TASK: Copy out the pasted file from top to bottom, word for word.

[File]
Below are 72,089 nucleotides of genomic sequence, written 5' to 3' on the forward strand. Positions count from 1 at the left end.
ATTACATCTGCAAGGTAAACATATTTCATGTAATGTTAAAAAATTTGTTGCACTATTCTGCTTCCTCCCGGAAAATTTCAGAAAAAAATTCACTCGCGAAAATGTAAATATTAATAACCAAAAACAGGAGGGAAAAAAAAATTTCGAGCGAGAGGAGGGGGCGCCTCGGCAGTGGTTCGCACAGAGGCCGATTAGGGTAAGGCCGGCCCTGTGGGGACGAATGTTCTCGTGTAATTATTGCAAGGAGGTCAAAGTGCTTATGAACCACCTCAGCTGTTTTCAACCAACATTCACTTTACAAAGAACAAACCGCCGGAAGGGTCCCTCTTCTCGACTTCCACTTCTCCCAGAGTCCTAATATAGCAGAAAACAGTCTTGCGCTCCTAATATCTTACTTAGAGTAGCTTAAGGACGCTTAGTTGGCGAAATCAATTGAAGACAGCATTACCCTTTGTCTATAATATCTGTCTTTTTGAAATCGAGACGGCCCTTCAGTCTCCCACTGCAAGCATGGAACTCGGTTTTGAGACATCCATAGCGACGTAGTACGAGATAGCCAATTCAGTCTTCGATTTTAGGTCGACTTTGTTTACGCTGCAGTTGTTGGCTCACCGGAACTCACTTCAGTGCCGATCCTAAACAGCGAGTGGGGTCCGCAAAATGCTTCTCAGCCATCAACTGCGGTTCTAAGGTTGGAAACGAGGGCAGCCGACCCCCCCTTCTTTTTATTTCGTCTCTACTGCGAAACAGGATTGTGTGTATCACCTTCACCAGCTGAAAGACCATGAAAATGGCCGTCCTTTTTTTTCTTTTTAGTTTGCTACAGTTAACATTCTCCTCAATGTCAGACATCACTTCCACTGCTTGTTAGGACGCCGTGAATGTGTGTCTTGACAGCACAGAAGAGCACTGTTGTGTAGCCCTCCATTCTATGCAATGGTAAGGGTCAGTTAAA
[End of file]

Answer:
Below are 72,089 nucleotides of genomic sequence, written 5' to 3' on the forward strand. Positions count from 1 at the left end.
ATTACATCTGCAAGGTAAACATATTTCATGTAATGTTAAAAAATTTGTTGCACTATTCTGCTTCCTCCCGGAAAATTTCAGAAAAAAATTCACTCGCGAAAATGTAAATATTAATAACCAAAAACAGGAGGGAAAAAAAAATTTCGAGCGAGAGGAGGGGGCGCCTCGGCAGTGGTTCGCACAGAGGCCGATTAGGGTAAGGCCGGCCCTGTGGGGACGAATGTTCTCGTGTAATTATTGCAAGGAGGTCAAAGTGCTTATGAACCACCTCAGCTGTTTTCAACCAACATTCACTTTACAAAGAACAAACCGCCGGAAGGGTCCCTCTTCTCGACTTCCACTTCTCCCAGAGTCCTAATATAGCAGAAAACAGTCTTGCGCTCCTAATATCTTACTTAGAGTAGCTTAAGGACGCTTAGTTGGCGAAATCAATTGAAGACAGCATTACCCTTTGTCTATAATATCTGTCTTTTTGAAATCGAGACGGCCCTTCAGTCTCCCACTGCAAGCATGGAACTCGGTTTTGAGACATCCATAGCGACGTAGTACGAGATAGCCAATTCAGTCTTCGATTTTAGGTCGACTTTGTTTACGCTGCAGTTGTTGGCTCACCGGAACTCACTTCAGTGCCGATCCTAAACAGCGAGTGGGGTCCGCAAAATGCTTCTCAGCCATCAACTGCGGTTCTAAGGTTGGAAACGAGGGCAGCCGACCCCCCCTTCTTTTTATTTCGTCTCTACTGCGAAACAGGATTGTGTGTATCACCTTCACCAGCTGAAAGACCATGAAAATGGCCGTCCTTTTTTTTCTTTTTAGTTTGCTACAGTTAACATTCTCCTCAATGTCAGACATCACTTCCACTGCTTGTTAGGACGCCGTGAATGTGTGTCTTGACAGCACAGAAGAGCACTGTTGTGTAGCCCTCCATTCTATGCAATGGTAAGGGTCAGTTAAA